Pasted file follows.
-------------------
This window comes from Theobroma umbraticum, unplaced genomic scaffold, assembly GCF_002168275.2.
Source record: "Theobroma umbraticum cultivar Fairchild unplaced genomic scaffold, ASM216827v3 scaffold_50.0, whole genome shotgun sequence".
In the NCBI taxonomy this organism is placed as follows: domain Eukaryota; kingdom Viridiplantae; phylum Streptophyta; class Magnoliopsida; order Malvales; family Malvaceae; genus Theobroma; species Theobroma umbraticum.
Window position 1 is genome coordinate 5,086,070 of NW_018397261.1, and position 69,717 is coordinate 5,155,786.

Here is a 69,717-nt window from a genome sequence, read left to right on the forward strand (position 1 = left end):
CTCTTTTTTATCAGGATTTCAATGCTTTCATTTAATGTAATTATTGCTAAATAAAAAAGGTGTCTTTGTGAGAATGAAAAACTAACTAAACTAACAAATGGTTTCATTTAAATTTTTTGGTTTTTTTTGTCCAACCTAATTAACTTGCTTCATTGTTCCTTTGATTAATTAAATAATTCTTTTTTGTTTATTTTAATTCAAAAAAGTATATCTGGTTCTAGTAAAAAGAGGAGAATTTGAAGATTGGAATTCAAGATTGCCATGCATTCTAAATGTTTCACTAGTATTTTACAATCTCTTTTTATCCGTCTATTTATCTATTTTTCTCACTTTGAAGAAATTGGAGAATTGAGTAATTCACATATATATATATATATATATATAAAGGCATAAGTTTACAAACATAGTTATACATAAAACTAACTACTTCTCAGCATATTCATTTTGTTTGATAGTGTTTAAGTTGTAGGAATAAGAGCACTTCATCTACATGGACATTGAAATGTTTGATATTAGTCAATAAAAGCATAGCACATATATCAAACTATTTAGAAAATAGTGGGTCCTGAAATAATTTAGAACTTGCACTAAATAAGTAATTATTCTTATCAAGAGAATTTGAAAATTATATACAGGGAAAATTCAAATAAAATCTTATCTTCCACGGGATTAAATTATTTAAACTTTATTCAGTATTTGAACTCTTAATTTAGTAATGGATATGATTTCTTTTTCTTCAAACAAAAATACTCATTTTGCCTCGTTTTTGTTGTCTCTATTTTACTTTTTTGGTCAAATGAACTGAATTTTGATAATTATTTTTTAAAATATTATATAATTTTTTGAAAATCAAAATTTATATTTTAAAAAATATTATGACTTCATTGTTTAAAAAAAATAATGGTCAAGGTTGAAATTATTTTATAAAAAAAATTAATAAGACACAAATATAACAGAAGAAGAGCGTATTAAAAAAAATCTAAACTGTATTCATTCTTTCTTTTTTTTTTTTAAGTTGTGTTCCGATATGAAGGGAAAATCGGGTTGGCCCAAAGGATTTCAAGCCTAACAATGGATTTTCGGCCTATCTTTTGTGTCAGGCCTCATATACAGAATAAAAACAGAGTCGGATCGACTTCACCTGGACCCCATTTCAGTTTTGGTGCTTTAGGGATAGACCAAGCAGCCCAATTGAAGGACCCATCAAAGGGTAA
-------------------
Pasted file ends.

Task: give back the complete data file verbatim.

This window comes from Theobroma umbraticum, unplaced genomic scaffold, assembly GCF_002168275.2.
Source record: "Theobroma umbraticum cultivar Fairchild unplaced genomic scaffold, ASM216827v3 scaffold_50.0, whole genome shotgun sequence".
In the NCBI taxonomy this organism is placed as follows: domain Eukaryota; kingdom Viridiplantae; phylum Streptophyta; class Magnoliopsida; order Malvales; family Malvaceae; genus Theobroma; species Theobroma umbraticum.
Window position 1 is genome coordinate 5,086,070 of NW_018397261.1, and position 69,717 is coordinate 5,155,786.

Here is a 69,717-nt window from a genome sequence, read left to right on the forward strand (position 1 = left end):
CTCTTTTTTATCAGGATTTCAATGCTTTCATTTAATGTAATTATTGCTAAATAAAAAAGGTGTCTTTGTGAGAATGAAAAACTAACTAAACTAACAAATGGTTTCATTTAAATTTTTTGGTTTTTTTTGTCCAACCTAATTAACTTGCTTCATTGTTCCTTTGATTAATTAAATAATTCTTTTTTGTTTATTTTAATTCAAAAAAGTATATCTGGTTCTAGTAAAAAGAGGAGAATTTGAAGATTGGAATTCAAGATTGCCATGCATTCTAAATGTTTCACTAGTATTTTACAATCTCTTTTTATCCGTCTATTTATCTATTTTTCTCACTTTGAAGAAATTGGAGAATTGAGTAATTCACATATATATATATATATATATATAAAGGCATAAGTTTACAAACATAGTTATACATAAAACTAACTACTTCTCAGCATATTCATTTTGTTTGATAGTGTTTAAGTTGTAGGAATAAGAGCACTTCATCTACATGGACATTGAAATGTTTGATATTAGTCAATAAAAGCATAGCACATATATCAAACTATTTAGAAAATAGTGGGTCCTGAAATAATTTAGAACTTGCACTAAATAAGTAATTATTCTTATCAAGAGAATTTGAAAATTATATACAGGGAAAATTCAAATAAAATCTTATCTTCCACGGGATTAAATTATTTAAACTTTATTCAGTATTTGAACTCTTAATTTAGTAATGGATATGATTTCTTTTTCTTCAAACAAAAATACTCATTTTGCCTCGTTTTTGTTGTCTCTATTTTACTTTTTTGGTCAAATGAACTGAATTTTGATAATTATTTTTTAAAATATTATATAATTTTTTGAAAATCAAAATTTATATTTTAAAAAATATTATGACTTCATTGTTTAAAAAAAATAATGGTCAAGGTTGAAATTATTTTATAAAAAAAATTAATAAGACACAAATATAACAGAAGAAGAGCGTATTAAAAAAAATCTAAACTGTATTCATTCTTTCTTTTTTTTTTTTAAGTTGTGTTCCGATATGAAGGGAAAATCGGGTTGGCCCAAAGGATTTCAAGCCTAACAATGGATTTTCGGCCTATCTTTTGTGTCAGGCCTCATATACAGAATAAAAACAGAGTCGGATCGACTTCACCTGGACCCCATTTCAGTTTTGGTGCTTTAGGGATAGACCAAGCAGCCCAATTGAAGGACCCATCAAAGGGTAA